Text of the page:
Eddy Detroit (USA) + Ignatz (B) + La Tène (CH) + dj Sublime Frequencies + + + Among the Tuareg of Libya a film by Hisham Mayet
US underground legend Eddy Detroit (USA) has been everywhere, from witnessing the debut show by the Iguanas (Iggy Pop’s pre-Stooges band) to touring with the Meat Puppets and collaborating with TUSK favourites, Sun City Girls. A cult outsider with little interest in profile raising and a criminally meager discography for someone active for half a century, the recent retrospective collection Shock-A-Lock-A-Lickum on Hisham Mayet’s Assophone label affirms that quality trumps quantity every time. There’s a dreamy, dazed feel to Eddy’s music that blends wake-and-bake psychedelia, wandering minstrel folk and dead-end punk rock. A 2011 interview in the Phoenix New Times perhaps explains his limited, if essential, output: “Eddy Detroit walks slowly and talks fast. Both qualities are easy to account for. At 59, his body is worn from years of psychedelic experimentation, S&M sex, and a mix of what he describes as Karmic retribution and ailments passed down through his Lebanese heritage.” Eddy already knows he’s a legend though, he’s just waiting for the rest of us to catch up with him
Ignatz (B) presents his new album called The Drain. For the last decade, Belgian guitarist Bram Devens has been releasing solo recordings under the name Ignatz. This must be something like the sixth or seventh studio album Ignatz has cut, and it’s a remarkably solid slab of mysto-folk/blues invention. There are more vocals than noted on previous Ignatz slabs we’ve encountered, and they manage to remind us of everyone from early Townes Van Zandt (“The Watertower”) to Karen Dalton covering“Play with Fire” (“People in This Town”). The way Bram’s voice lazily combines with the loose guitar playing sometimes makes the album sound like a mutant hybrid of early Jandek and mid-period Hurley. The rhythms and melodies go in and out of focus with a beautiful irregularity that demonstrate them to be the work of a true original. Playing what sounds like a mix of acoustic and lightly amped guitars, Ignatz hits Krazy Kat square in the bean with this one. And we all see stars. Tell Officer Pup the news. Ignatz plays solo.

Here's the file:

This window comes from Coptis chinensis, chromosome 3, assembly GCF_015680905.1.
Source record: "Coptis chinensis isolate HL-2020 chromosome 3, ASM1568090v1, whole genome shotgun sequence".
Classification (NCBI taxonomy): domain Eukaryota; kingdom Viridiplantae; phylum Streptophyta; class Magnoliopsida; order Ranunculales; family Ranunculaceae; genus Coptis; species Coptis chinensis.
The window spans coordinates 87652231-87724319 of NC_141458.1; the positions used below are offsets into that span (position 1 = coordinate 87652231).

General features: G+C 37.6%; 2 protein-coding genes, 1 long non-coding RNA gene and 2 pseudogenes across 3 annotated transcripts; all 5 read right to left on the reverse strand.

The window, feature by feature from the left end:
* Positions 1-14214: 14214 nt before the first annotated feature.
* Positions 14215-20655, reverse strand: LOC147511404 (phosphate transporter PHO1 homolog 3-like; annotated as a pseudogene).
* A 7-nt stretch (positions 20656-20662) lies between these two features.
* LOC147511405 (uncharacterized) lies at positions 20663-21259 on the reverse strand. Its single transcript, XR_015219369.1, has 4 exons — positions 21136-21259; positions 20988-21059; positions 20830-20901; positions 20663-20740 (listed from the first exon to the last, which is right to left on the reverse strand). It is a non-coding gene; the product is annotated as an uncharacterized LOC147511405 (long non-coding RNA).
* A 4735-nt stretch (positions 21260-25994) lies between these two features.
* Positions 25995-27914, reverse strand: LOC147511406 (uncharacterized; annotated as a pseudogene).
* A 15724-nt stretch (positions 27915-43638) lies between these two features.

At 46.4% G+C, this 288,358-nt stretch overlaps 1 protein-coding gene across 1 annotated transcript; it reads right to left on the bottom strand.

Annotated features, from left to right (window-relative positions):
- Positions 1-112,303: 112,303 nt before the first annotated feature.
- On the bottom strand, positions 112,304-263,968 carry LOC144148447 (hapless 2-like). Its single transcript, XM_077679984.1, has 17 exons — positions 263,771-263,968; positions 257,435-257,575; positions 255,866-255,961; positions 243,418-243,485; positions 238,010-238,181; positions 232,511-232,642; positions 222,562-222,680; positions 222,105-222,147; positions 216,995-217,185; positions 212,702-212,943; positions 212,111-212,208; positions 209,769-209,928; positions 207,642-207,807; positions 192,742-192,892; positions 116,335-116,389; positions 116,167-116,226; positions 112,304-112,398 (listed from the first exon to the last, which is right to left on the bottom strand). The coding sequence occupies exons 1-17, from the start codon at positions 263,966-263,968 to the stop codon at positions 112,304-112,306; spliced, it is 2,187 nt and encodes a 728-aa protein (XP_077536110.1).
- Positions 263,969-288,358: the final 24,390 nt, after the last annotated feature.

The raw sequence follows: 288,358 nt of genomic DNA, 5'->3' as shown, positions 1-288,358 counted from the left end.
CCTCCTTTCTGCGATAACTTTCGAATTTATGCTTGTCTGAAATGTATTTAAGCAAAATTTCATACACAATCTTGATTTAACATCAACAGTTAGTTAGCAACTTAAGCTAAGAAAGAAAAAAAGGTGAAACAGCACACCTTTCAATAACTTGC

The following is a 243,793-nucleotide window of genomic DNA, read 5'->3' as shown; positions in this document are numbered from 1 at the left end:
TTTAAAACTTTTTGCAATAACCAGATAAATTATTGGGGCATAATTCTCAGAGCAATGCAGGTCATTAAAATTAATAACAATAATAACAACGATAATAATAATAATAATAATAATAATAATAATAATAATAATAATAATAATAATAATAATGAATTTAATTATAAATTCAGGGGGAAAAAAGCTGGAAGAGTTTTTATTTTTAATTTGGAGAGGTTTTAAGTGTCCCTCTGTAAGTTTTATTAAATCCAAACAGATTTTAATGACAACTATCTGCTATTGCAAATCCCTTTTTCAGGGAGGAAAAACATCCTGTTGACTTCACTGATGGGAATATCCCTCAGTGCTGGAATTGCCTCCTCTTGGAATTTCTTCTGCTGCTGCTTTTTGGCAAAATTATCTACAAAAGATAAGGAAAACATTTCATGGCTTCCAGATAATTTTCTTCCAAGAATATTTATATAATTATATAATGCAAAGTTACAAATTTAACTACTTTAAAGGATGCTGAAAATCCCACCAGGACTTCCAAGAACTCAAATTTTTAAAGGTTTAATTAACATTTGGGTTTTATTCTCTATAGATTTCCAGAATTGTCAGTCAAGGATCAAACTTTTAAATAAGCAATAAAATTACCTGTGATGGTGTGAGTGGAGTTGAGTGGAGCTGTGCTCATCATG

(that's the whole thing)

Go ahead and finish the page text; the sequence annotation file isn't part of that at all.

La Tène (CH) : these Suisse bolster their acoustic drones with subliminal, pulsing electronics and elongate their appropriated rhythms with implacable repetitions inspired by minimalists and eccentrics. Each of the album’s two pieces spans an album side but feels like it could go on all night. La Tène’s music sounds medieval and European, but it’s as trance inducing as something you’d hear at a powwow
+ + Among the Tuareg of Libya-
Extraordinary footage shot by Hisham Mayet in Libya in 2003. Filmed at a festival put together by Muammar Gaddafi to celebrate the Saharan culture of Libya.
This festival only existed for a short time (4 years), but it showcased some of the most elaborate and mind-blowing pageantry showcased by the various ethnic, Saharan tribes within the borders of Libya. Libya has been destroyed by the West. This event or these cultures are almost non-existent in the present day. This is a rare chance to celebrate what WAS for a short period of time.
A film by Hisham Mayet
20:00 - Among the Tuareg of Libya - film by Hisham Mayet
21:00 - Eddy Detroit
21:40 - Ignatz
22:30 - La Tène
+ dj Sublime Frequencies
This event is in co-production with KRAAK